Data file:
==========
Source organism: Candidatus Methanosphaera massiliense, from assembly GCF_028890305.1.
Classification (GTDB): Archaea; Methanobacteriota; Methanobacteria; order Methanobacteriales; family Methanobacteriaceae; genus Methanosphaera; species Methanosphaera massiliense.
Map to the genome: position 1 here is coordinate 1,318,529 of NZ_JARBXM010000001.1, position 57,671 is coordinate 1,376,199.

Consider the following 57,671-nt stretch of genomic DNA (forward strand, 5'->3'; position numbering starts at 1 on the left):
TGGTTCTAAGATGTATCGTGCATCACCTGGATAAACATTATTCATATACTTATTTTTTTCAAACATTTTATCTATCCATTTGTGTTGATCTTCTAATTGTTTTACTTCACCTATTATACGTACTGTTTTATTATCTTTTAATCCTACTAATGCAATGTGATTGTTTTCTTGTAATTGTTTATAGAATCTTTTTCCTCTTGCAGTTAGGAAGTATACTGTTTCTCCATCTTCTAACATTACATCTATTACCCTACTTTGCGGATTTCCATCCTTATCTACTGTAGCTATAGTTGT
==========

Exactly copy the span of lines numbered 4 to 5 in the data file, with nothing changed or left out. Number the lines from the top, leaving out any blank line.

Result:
Consider the following 57,671-nt stretch of genomic DNA (forward strand, 5'->3'; position numbering starts at 1 on the left):
TGGTTCTAAGATGTATCGTGCATCACCTGGATAAACATTATTCATATACTTATTTTTTTCAAACATTTTATCTATCCATTTGTGTTGATCTTCTAATTGTTTTACTTCACCTATTATACGTACTGTTTTATTATCTTTTAATCCTACTAATGCAATGTGATTGTTTTCTTGTAATTGTTTATAGAATCTTTTTCCTCTTGCAGTTAGGAAGTATACTGTTTCTCCATCTTCTAACATTACATCTATTACCCTACTTTGCGGATTTCCATCCTTATCTACTGTAGCTATAGTTGT